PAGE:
Spinach Olive Dip
Turkey, Spinach & Olive Sandwich Wheels
The wild olive (oleaster) grows in most countries of the Mediterranean, even in southeast Asia and other areas. It is an unimpressive straggly plant, with tiny, inedible fruit. It bears little resemblance to the olive tree, Olea europaea, which we know today. This magnificent tree may have been first cultivated five thousand years ago in Crete and Syria.
The olive tree flourished in Spain, Tunisia, Morocco and other countries around the Mediterranean for thousands of years, but it was not until the mid 16th century that there is record of cuttings being carried to Peru by the Spaniards. In the 1700's Franciscan monks brought the olive to Mexico and then north into California by way of the missions. The first cuttings were planted in 1769 at the San Diego Mission. However, it was not until the late 1800's that commercial cultivation was developed in California.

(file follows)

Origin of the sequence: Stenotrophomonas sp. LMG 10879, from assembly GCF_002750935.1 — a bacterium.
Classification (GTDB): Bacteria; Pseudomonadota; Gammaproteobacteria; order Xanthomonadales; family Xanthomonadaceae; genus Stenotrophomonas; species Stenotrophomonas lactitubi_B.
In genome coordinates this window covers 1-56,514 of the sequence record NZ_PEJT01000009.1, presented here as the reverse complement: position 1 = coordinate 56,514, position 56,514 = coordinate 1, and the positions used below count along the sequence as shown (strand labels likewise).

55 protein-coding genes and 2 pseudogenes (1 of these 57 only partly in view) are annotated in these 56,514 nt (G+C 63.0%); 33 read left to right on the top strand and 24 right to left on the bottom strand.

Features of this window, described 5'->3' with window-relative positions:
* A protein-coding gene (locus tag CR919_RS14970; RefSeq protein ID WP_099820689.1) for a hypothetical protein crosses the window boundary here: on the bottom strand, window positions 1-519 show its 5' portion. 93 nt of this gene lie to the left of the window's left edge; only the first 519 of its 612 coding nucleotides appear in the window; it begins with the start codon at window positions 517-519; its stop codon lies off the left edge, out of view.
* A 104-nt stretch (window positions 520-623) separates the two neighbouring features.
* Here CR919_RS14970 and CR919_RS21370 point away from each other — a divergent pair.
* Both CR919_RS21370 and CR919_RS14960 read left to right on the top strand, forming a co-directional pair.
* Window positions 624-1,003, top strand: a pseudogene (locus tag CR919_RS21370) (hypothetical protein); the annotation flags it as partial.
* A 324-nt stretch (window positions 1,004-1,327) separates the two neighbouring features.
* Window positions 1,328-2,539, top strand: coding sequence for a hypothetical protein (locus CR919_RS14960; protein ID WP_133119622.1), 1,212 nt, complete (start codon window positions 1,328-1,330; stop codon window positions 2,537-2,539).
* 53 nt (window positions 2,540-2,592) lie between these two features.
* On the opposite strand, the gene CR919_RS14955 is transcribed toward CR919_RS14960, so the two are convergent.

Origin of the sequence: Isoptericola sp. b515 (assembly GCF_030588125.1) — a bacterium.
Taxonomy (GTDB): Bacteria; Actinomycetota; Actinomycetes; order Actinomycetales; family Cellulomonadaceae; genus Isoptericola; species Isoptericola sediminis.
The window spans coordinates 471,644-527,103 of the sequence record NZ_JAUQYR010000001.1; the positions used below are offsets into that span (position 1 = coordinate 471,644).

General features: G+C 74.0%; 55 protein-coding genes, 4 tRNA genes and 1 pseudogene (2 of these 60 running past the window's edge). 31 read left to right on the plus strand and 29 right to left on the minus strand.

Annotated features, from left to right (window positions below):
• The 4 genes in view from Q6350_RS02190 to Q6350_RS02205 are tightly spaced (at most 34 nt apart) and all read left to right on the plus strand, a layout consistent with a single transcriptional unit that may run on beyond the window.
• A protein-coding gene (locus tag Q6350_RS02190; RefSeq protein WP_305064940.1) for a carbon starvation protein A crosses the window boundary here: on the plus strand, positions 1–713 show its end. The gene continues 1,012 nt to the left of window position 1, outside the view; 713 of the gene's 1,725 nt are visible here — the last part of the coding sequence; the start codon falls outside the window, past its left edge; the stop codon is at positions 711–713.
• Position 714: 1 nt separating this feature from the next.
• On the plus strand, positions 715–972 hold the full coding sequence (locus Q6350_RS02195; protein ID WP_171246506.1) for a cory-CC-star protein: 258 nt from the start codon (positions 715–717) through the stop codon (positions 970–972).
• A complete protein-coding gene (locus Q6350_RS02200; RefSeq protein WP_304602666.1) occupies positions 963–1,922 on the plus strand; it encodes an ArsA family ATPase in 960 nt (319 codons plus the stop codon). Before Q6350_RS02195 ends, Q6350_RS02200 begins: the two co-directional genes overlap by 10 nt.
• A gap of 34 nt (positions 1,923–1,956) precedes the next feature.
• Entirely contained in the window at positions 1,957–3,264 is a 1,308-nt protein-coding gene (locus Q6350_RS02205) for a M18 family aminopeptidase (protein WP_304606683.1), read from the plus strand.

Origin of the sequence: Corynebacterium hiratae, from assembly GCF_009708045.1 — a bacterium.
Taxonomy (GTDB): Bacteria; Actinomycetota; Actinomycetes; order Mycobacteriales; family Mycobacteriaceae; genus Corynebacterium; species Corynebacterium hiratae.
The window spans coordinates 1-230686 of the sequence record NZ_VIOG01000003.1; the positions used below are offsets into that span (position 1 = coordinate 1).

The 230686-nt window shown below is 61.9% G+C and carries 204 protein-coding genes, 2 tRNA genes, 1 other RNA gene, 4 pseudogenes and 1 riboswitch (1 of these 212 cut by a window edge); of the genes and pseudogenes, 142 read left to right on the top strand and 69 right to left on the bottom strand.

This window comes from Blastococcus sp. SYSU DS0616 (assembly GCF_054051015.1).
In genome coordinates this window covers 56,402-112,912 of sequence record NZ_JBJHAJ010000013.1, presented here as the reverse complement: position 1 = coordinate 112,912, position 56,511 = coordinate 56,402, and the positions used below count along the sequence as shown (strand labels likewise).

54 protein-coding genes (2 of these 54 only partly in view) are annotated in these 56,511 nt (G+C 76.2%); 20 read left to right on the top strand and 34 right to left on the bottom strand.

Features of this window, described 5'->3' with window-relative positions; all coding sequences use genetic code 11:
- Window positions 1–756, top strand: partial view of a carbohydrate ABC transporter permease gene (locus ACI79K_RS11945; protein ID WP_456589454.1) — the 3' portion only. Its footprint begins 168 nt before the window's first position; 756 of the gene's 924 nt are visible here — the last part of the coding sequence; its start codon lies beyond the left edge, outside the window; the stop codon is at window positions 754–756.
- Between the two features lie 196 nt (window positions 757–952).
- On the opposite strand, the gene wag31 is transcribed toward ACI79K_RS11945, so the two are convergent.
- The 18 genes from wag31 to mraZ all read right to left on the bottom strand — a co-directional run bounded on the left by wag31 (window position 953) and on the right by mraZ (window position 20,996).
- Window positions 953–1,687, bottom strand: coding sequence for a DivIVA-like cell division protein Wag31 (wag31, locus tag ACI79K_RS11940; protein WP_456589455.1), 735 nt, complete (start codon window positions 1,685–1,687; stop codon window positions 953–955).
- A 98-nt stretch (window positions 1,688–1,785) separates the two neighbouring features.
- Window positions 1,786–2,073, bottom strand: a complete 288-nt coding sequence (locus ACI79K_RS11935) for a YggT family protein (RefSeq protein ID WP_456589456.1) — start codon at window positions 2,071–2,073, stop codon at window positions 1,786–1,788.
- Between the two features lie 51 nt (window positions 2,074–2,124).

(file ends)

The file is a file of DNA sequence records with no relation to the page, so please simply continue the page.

In a blender or food processor, whirl sour cream, mayonnaise, spinach, parsley, onion, honey, salt, pepper and thyme until smoothly puréed. Transfer to a small serving bowl and gently stir in 1/2 cup olives. To garnish, sprinkle remaining 1/4 cup olives. Serve dip with raw vegetables .
Makes about 3-1/2 cups; 12 servings
Total preparation time: 10 minutes
Press spinach firmly back of spoon to remove excess moisture. In a bowl, mix spinach, cheese, 1 tablespoon horseradish (or more to taste) and allspice. Divide spinach mixture evenly among each of 6 tortillas evenly. Sprinkle evenly with olives and onion. Divide turkey into 6 equal portions. Place 1 portion of turkey on each tortilla, covering spinach-olive mixture. Roll each tortilla tightly to encase filling. with a sharp knife, cut each tortilla diagonally into 4 equal slices.
Makes 6 servings
Total preparation time: About 15 minutes
Provided by California Olive Industry
This page originally published as a FoodDay article in 1997.
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This page modified February 2007
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